Miura Anjin

Miura Anjin
Item# HIRADO007

Product Description

Miura Anjin
William Adams (24 September 1564 – 16 May 1620), also known in Japanese as Anjin-sama (anjin, "pilot"; sama, a Japanese honorific) and Miura Anjin ("the pilot of Miura"), was an English navigator who travelled to Japan and is believed to be the first Englishman ever to reach that country. William Adams is the only officially-recognised Western samurai. He was the inspiration for the character of John Blackthorne in James Clavell's best-selling novel Shogun.

Soon after Adams' arrival in Japan, he became a key advisor to the shogun Tokugawa Ieyasu and built Japan's first Western-style ships for him. Adams was later the key player in the establishment of trading factories by the Netherlands and England. He was also highly involved in Japan's Red Seal Asian trade, chartering and captaining several ships to Southeast Asia. He died in Hirado at age 55, and has been recognised as one of the most influential foreigners in Japan during this period

First foreign samurai

William Adams is known as the only officially-recognised Western samurai. He is often erroneously claimed to be the first foreign samurai but this is not true. The first foreign samurai was an African and former slave, named Yasuke, who officially served for Oda Nobunaga, and his exploit is mentioned in Shinchō kōki. Also, it is possible that some Korean or Chinese might have served a Daimyo during Sengoku period and earlier.

The shogun took a liking to Adams and made him a revered diplomatic and trade advisor and bestowed great privileges upon him. Ultimately, Adams became his personal advisor on all things related to Western powers and civilisation and, after a few years, Adams replaced the Jesuit Padre Joćo Rodrigues as the Shogun's official interpreter. Padre Valentim Carvalho wrote: "After he had learned the language, he had access to Ieyasu and entered the palace at any time"; he also described him as "a great engineer and mathematician".

Adams had a wife and children in England but Ieyasu had forbidden the Englishman to leave Japan. He was presented with two swords representing the authority of a Samurai. The Shogun decreed that William Adams the pilot was dead and that Miura Anjin (三浦按針), a samurai, was born. This made Adams's wife in England in effect a widow (although Adams managed to send regular support payments to her after 1613 via the English and Dutch companies) and "freed" Adams to serve the Shogunate on a permanent basis. Adams also received the title of hatamoto (bannerman), a high-prestige position as a direct retainer in the Shogun's court.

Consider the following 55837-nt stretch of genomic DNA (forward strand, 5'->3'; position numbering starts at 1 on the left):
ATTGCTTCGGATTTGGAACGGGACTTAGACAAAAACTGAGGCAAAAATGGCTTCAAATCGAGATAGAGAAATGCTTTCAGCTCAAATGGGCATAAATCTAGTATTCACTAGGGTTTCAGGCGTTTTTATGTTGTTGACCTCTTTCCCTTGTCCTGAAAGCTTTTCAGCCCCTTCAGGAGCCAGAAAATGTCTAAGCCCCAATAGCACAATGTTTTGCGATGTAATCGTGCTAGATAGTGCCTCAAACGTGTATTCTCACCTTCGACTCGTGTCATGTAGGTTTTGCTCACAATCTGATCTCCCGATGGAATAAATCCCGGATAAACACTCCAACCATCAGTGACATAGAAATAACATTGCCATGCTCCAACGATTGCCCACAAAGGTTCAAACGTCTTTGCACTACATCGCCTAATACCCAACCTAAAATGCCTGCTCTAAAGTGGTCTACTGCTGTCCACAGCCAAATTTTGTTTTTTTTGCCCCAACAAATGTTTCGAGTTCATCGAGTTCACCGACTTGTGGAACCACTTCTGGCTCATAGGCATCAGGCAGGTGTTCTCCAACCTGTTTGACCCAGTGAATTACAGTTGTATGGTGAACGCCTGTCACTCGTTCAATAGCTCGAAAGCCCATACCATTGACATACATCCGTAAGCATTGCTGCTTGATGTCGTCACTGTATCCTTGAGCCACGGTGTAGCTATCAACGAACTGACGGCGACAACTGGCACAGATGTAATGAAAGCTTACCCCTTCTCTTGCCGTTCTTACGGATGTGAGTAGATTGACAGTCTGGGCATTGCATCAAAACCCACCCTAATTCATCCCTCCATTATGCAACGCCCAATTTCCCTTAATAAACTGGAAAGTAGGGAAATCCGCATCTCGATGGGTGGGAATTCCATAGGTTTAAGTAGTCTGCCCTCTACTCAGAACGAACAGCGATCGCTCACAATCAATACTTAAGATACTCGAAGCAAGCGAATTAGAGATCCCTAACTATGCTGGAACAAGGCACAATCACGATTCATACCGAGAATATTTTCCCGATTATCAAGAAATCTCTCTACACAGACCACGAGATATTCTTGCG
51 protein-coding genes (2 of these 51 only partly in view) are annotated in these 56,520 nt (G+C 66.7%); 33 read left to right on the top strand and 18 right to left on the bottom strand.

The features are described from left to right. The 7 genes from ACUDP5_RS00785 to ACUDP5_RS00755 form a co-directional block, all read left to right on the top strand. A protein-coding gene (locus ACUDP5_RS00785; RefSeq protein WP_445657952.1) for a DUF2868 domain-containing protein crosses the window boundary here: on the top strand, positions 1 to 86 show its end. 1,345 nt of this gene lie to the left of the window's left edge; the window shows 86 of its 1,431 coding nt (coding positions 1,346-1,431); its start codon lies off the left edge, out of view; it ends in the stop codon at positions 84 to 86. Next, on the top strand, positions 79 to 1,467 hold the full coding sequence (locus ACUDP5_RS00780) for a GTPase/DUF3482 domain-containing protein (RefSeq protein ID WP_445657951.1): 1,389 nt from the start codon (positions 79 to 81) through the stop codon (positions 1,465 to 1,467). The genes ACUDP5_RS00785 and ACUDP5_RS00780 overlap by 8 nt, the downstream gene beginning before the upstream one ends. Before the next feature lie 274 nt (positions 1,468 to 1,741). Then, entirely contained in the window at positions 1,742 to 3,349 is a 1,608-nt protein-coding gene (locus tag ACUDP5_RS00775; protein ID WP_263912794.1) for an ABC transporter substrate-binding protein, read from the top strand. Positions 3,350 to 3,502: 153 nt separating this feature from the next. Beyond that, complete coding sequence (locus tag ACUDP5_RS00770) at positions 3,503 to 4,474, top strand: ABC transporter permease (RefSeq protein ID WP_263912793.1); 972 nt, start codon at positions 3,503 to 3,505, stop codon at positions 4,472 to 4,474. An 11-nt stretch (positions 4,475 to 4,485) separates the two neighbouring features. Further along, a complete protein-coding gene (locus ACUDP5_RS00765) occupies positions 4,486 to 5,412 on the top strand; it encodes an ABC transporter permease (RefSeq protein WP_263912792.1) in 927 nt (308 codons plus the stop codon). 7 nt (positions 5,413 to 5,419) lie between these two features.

He was provided with generous revenues: "For the services that I have done and do daily, being employed in the Emperor's service, the emperor has given me a living" (Letters). He was granted a fief in Hemi (Jpn: 逸見) within the boundaries of present-day Yokosuka City, "with eighty or ninety husbandmen, that be my slaves or servants" (Letters). His estate was valued at 250 koku (a measure of the yearly income of the land in rice, with one koku defined as the quantity of rice sufficient to feed one person for one year). He finally wrote "God hath provided for me after my great misery" (Letters) by which he meant the disaster-ridden voyage that had initially brought him to Japan.

Adams' estate was located next to the harbour of Uraga, the traditional point of entrance to Edo Bay, where he is recorded to have dealt with the cargoes of foreign ships. John Saris related that when he visited Edo in 1613, Adams was in possession of the reselling rights for the cargo of a Spanish ship at anchor in Uraga Bay.

Adams' position gave him the means to marry Oyuki (お雪), the daughter of Magome Kageyu, a highway official who was in charge of a packhorse exchange on one of the grand imperial roads that led out of Edo (roughly present day Tokyo). Although Magome was important, Oyuki was not of noble birth, nor high social standing, so it was likely that Adams married out of true affection rather than for social reasons. Adams and Oyuki had a son called Joseph and a daughter named Susanna. Adams however found it hard to rest his feet and was constantly on the road. Initially, it was in the vain attempt to organise an expedition in search of the Arctic passage that had eluded him previously.

Adams had a high regard for Japan, its people, and its civilisation:

The people of this Land of Japan are good of nature, curteous above measure, and valiant in war: their justice is severely executed without any partiality upon transgressors of the law. They are governed in great civility. I mean, not a land better governed in the world by civil policy. The people be very superstitious in their religion, and are of diverse opinions. (William Adams's letter to Bantam, 1612)